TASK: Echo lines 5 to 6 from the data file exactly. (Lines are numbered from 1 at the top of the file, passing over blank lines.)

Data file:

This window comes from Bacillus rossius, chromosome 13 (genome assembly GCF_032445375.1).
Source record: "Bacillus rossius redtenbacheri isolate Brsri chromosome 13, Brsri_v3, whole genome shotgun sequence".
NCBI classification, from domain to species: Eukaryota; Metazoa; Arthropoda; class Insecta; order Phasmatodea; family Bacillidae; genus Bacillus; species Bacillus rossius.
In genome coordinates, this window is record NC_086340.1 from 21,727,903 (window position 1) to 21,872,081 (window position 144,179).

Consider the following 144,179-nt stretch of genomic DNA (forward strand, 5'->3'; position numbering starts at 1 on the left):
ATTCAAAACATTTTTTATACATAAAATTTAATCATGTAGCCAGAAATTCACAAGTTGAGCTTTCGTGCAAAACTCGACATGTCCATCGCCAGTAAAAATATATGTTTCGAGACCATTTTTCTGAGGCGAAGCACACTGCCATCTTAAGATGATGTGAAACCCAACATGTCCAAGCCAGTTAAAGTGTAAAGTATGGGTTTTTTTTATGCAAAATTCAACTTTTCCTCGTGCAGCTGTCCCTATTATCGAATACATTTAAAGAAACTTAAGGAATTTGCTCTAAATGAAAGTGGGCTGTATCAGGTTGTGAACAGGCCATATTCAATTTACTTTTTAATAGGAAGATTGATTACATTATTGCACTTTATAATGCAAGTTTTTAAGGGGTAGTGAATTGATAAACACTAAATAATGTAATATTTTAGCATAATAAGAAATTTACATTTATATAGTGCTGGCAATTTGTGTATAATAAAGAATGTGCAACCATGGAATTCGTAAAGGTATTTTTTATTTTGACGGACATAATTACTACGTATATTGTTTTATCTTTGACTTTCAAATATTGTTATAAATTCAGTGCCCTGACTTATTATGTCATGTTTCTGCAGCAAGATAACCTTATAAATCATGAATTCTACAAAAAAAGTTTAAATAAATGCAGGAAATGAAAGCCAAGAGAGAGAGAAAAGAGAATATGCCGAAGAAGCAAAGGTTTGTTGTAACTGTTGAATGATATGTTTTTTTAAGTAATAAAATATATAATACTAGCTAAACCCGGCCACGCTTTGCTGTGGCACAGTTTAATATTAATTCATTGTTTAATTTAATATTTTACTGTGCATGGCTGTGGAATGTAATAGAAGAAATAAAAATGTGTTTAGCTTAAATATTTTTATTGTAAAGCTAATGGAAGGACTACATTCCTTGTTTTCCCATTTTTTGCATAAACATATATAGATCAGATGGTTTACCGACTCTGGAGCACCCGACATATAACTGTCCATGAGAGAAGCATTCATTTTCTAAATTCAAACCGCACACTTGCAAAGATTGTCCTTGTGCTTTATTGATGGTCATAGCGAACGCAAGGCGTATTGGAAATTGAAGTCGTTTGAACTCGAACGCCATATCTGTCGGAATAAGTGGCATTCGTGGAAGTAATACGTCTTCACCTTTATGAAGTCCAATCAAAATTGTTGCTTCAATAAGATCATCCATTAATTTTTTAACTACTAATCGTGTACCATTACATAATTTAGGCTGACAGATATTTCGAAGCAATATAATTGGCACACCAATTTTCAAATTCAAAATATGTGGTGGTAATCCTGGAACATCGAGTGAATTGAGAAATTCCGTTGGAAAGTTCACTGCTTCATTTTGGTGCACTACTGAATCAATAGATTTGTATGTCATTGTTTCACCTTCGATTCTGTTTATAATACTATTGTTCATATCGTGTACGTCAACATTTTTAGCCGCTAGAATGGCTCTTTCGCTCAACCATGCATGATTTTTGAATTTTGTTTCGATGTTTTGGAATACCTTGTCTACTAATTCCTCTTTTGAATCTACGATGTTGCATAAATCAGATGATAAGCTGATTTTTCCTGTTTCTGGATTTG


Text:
Consider the following 144,179-nt stretch of genomic DNA (forward strand, 5'->3'; position numbering starts at 1 on the left):
ATTCAAAACATTTTTTATACATAAAATTTAATCATGTAGCCAGAAATTCACAAGTTGAGCTTTCGTGCAAAACTCGACATGTCCATCGCCAGTAAAAATATATGTTTCGAGACCATTTTTCTGAGGCGAAGCACACTGCCATCTTAAGATGATGTGAAACCCAACATGTCCAAGCCAGTTAAAGTGTAAAGTATGGGTTTTTTTTATGCAAAATTCAACTTTTCCTCGTGCAGCTGTCCCTATTATCGAATACATTTAAAGAAACTTAAGGAATTTGCTCTAAATGAAAGTGGGCTGTATCAGGTTGTGAACAGGCCATATTCAATTTACTTTTTAATAGGAAGATTGATTACATTATTGCACTTTATAATGCAAGTTTTTAAGGGGTAGTGAATTGATAAACACTAAATAATGTAATATTTTAGCATAATAAGAAATTTACATTTATATAGTGCTGGCAATTTGTGTATAATAAAGAATGTGCAACCATGGAATTCGTAAAGGTATTTTTTATTTTGACGGACATAATTACTACGTATATTGTTTTATCTTTGACTTTCAAATATTGTTATAAATTCAGTGCCCTGACTTATTATGTCATGTTTCTGCAGCAAGATAACCTTATAAATCATGAATTCTACAAAAAAAGTTTAAATAAATGCAGGAAATGAAAGCCAAGAGAGAGAGAAAAGAGAATATGCCGAAGAAGCAAAGGTTTGTTGTAACTGTTGAATGATATGTTTTTTTAAGTAATAAAATATATAATACTAGCTAAACCCGGCCACGCTTTGCTGTGGCACAGTTTAATATTAATTCATTGTTTAATTTAATATTTTACTGTGCATGGCTGTGGAATGTAATAGAAGAAATAAAAATGTGTTTAGCTTAAATATTTTTATTGTAAAGCTAATGGAAGGACTACATTCCTTGTTTTCCCATTTTTTGCATAAACATATATAGATCAGATGGTTTACCGACTCTGGAGCACCCGACATATAACTGTCCATGAGAGAAGCATTCATTTTCTAAATTCAAACCGCACACTTGCAAAGATTGTCCTTGTGCTTTATTGATGGTCATAGCGAACGCAAGGCGTATTGGAAATTGAAGTCGTTTGAACTCGAACGCCATATCTGTCGGAATAAGTGGCATTCGTGGAAGTAATACGTCTTCACCTTTATGAAGTCCAATCAAAATTGTTGCTTCAATAAGATCATCCATTAATTTTTTAACTACTAATCGTGTACCATTACATAATTTAGGCTGACAGATATTTCGAAGCAATATAATTGGCACACCAATTTTCAAATTCAAAATATGTGGTGGTAATCCTGGAACATCGAGTGAATTGAGAAATTCCGTTGGAAAGTTCACTGCTTCATTTTGGTGCACTACTGAATCAATAGATTTGTATGTCATTGTTTCACCTTCGATTCTGTTTATAATACTATTGTTCATATCGTGTACGTCAACATTTTTAGCCGCTAGAATGGCTCTTTCGCTCAACCATGCATGATTTTTGAATTTTGTTTCGATGTTTTGGAATACCTTGTCTACTAATTCCTCTTTTGAATCTACGATGTTGCATAAATCAGATGATAAGCTGATTTTTCCTGTTTCTGGATTTG